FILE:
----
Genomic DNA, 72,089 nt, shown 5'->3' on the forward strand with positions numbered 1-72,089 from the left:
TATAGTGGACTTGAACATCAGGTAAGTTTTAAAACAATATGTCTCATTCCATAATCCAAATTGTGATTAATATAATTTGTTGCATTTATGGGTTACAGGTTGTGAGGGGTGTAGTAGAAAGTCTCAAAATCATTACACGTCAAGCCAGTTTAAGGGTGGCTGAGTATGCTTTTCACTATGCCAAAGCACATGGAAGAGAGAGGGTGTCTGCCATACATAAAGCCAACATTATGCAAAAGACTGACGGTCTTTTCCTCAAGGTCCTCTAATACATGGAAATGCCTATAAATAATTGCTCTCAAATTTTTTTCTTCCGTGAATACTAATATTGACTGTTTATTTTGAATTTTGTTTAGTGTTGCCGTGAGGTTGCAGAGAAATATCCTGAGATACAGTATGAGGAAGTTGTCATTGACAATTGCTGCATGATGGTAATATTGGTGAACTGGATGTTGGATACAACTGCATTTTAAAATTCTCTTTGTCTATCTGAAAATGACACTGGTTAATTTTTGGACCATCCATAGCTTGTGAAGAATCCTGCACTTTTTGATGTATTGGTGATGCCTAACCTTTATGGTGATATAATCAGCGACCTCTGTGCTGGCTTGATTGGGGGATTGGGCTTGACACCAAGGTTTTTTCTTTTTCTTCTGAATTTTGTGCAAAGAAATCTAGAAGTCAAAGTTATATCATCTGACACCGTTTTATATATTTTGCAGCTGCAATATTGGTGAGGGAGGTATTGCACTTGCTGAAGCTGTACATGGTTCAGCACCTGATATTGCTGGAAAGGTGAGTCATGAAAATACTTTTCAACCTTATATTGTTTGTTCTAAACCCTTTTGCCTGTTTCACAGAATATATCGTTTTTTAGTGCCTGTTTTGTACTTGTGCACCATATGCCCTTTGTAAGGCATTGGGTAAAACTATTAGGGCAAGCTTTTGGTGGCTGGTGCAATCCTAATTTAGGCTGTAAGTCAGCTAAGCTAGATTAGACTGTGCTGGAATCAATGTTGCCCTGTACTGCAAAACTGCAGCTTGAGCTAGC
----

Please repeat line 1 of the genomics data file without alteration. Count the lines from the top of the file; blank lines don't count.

Genomic DNA, 72,089 nt, shown 5'->3' on the forward strand with positions numbered 1-72,089 from the left: